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Crime News Murders

How Child Killer Albert Fish Was Caught by New York Police

The 65-year-old man's family was not the least bit surprised when he was arrested for Grace Budd's murder.

By Cydney Contreras
Killer Motive: What Drives People To Kill?

Albert Fish is one of the scariest serial killers you've never heard of. 

The 65-year-old man was executed by electric chair at New York's Sing Sing for murdering 10-year-old Grace Budd in 1928 after befriending the child's family. It was a six-year mystery that haunted Grace's parents, who felt immense guilt for trusting a random gray-haired figure to take their daughter under the guise of attending a birthday party. As the years went by, they held out hope they'd be reunited with their darling daughter, praying that she was secretly being raised in a different city.

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But those hopes were dashed when they received a now-infamous letter from the killer himself in November of 1934, detailing Fish's crimes.

"The blood lust seized me," he reportedly wrote, according to the Bethelehem Globe-Times. "But I'm glad it's over now. Helping the police find the body somehow makes me feel better."

Keep reading to find out how detectives found Fish through the depraved letter.

A photo of Albert Fish when arrested as a thief in 1905.

Who is Albert Fish?

Born Hamilton Howard "Albert" Fish in May 1870, he was the youngest child in his family but was abandoned at an orphanage by his mother Ellen following his father's death in 1875, according to Harold Schechter's book Deranged: The Shocking True Story of America's Most Fiendish Killer. It was at the Saint John's Orphanage in Washington D.C. that a 5-year-old Fish began to develop his bloodlust. 

"While there, he was subjected to all manners of physical and sexual abuse and humiliation and torture, which completely warped his personality out of shape. It turned him into the kind of monstrous being that he was,” Schechter told WTOP News.  

Though Fish didn't spend all his youth in the orphanage — his mother returned for him when he was 10, according to Schechter — it made a lasting impact on the young boy. Fish associated the pain he experienced with pleasure, causing him to later inflict pain upon himself. Psychiatrist Fredric Wertham's research, now stored in the Library of Congress, includes a now-infamous X-ray of Fish's pelvic area and groin, in which the killer had inserted 27 needles.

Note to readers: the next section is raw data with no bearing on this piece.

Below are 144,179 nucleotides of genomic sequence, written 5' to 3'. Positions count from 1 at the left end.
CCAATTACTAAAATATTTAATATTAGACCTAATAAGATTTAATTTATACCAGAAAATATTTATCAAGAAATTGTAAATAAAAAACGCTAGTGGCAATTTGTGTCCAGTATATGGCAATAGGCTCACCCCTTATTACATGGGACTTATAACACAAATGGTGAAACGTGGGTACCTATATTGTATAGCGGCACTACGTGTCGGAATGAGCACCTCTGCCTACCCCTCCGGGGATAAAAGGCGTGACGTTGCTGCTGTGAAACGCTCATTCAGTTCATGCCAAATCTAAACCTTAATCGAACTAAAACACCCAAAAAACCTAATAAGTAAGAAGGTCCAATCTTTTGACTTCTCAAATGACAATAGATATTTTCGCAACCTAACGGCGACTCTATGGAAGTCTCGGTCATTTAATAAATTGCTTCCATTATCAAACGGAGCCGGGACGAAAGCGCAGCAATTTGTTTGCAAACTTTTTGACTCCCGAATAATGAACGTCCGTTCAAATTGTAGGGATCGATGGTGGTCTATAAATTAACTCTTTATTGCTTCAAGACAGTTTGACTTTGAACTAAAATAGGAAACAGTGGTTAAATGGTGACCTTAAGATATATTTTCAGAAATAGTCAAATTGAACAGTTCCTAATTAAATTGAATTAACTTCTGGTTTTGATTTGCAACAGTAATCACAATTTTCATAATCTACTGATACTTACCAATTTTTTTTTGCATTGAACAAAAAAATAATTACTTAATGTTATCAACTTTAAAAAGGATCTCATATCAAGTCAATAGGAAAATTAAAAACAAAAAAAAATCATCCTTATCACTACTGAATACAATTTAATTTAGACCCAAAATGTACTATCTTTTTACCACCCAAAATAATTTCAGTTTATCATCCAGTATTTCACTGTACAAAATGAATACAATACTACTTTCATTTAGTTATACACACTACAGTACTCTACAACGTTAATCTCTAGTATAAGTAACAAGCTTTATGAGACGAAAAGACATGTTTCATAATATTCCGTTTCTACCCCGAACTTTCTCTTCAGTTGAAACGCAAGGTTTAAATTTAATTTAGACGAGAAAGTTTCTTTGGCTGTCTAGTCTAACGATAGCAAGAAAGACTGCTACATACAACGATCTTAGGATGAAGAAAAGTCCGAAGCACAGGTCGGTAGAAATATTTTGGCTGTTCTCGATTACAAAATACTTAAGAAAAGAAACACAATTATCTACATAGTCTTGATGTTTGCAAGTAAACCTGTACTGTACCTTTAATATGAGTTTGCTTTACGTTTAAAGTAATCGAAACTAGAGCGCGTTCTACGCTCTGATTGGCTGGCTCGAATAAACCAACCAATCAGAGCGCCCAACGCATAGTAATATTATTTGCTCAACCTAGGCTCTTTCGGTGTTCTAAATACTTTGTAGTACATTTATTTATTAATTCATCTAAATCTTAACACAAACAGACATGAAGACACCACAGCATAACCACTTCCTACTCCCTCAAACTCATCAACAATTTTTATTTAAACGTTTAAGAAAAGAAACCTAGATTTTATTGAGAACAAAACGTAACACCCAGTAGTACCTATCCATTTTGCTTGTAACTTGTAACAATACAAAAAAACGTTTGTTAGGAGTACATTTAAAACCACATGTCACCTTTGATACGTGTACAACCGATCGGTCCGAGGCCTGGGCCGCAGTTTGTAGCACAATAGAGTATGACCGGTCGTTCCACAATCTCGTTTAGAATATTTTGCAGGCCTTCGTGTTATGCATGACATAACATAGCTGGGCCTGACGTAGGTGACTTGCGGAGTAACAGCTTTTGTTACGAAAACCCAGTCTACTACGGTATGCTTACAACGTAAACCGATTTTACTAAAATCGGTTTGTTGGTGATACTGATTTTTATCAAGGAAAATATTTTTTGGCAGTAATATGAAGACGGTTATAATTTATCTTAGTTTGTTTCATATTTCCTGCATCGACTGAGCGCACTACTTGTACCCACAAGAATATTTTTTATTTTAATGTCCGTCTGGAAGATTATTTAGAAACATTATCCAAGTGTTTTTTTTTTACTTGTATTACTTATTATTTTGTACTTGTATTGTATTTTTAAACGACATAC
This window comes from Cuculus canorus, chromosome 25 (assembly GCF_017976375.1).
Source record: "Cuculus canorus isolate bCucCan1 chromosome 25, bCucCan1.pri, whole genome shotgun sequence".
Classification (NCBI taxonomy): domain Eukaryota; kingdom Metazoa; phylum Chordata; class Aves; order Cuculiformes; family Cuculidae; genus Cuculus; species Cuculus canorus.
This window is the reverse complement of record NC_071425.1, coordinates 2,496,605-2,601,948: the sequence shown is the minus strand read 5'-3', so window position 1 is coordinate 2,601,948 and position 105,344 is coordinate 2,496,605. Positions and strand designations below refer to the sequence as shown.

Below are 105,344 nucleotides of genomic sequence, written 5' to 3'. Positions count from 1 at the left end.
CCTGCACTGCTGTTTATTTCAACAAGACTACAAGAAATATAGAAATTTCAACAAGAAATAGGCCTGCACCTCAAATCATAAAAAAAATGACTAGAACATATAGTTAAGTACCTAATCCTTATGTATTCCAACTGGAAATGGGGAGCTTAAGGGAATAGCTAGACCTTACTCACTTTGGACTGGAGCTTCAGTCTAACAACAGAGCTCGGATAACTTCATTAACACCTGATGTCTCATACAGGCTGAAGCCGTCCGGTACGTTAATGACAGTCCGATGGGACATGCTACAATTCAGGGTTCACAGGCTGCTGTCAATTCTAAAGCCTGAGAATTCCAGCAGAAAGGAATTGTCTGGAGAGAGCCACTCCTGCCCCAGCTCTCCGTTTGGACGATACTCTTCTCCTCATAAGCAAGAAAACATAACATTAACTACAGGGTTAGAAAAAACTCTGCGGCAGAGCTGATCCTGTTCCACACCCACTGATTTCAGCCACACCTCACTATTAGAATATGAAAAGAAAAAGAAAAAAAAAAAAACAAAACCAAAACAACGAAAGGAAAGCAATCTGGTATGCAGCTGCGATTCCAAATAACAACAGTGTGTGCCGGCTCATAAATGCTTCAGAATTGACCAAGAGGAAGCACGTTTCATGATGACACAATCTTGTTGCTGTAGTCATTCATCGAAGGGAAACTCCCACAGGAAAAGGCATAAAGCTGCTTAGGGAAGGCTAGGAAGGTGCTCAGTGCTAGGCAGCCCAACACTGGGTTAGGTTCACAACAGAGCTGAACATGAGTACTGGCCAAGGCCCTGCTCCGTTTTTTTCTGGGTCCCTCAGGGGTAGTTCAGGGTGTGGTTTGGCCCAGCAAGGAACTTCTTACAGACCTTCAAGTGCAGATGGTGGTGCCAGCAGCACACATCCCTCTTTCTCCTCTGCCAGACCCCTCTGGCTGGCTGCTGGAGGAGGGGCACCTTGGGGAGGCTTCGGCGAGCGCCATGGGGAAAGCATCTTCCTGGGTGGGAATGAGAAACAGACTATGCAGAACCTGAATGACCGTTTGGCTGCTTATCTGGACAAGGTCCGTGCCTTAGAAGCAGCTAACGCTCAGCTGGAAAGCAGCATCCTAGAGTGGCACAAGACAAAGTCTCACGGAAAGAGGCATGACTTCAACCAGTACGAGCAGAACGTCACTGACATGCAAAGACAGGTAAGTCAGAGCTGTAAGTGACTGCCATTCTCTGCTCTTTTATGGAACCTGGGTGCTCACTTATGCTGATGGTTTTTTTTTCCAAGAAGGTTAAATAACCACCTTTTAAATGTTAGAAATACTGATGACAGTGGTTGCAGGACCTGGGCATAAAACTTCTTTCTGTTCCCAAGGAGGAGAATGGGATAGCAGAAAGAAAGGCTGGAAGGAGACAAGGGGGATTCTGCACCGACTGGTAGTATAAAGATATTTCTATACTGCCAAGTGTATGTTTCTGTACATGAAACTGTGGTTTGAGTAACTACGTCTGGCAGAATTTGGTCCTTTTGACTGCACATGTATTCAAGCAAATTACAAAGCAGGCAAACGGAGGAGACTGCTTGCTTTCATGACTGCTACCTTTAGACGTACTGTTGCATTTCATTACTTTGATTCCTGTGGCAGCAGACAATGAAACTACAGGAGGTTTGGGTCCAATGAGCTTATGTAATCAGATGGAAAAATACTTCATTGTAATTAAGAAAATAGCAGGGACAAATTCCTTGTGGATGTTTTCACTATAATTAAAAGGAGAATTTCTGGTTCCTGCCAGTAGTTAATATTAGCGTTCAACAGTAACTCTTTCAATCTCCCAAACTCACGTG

Fish later moved to New York City, where it's believed he began his criminal career. He started out by raping and molesting young boys before graduating to murder, though it's unclear who his first victim was and how many there were. Additionally, he committed smaller crimes, including grand larceny, for which he was arrested and incarcerated in 1903, according to a December 1934 Brooklyn Times Union article

More than a decade earlier, Fish had married Anna Mary Hoffman, as coordinated by his mother. The couple went on to have six children before their separation in 1917, the Times Union reported.

A sketch of Grace Budd

How was Albert Fish caught?

Fish's crimes continued to increase in depravity as he got away with more and more attacks on children. By 1928, he was taking children in plain sight, though this would lead to his eventual capture. 

It all began when Fish saw an advertisement posted by Edward Budd, a teen seeking work in the country, prompting him to approach the boy's family in May 1928. Fish told the Budds that he was Frank Howard, a 58-year-old farmer from Westchester, New York, according to the Brooklyn Times Union. After establishing a relationship with the Budds, Fish asked to take their 10-year-old daughter, Grace Budd (Edward's sister), to a party for his niece and the parents agreed. She'd never be seen again. 

Through the course of the investigation, two men were arrested and one was even acquitted of Grace's murder, the Brooklyn Times Union reported. 

It took six years for detectives to capture Fish, who ultimately gave himself up through incriminating letters to the Budd family. One letter written to the Budds on November 11, 1934 bore the insignia of the New York Private Chauffeurs Benevolent Association, prompting investigators to question some of its members, according to the Brooklyn Times Union. One member told investigators he had left some envelopes at a boarding house where he previously resided, so the detectives went to the boarding house and searched the building's register for similar handwriting, leading them to Fish. 

Upon questioning, Fish immediately confessed to Grace's murder. A detective told the Brooklyn Times Union that Fish shared explicit details about the murder, which took place in an abandoned Westchester home.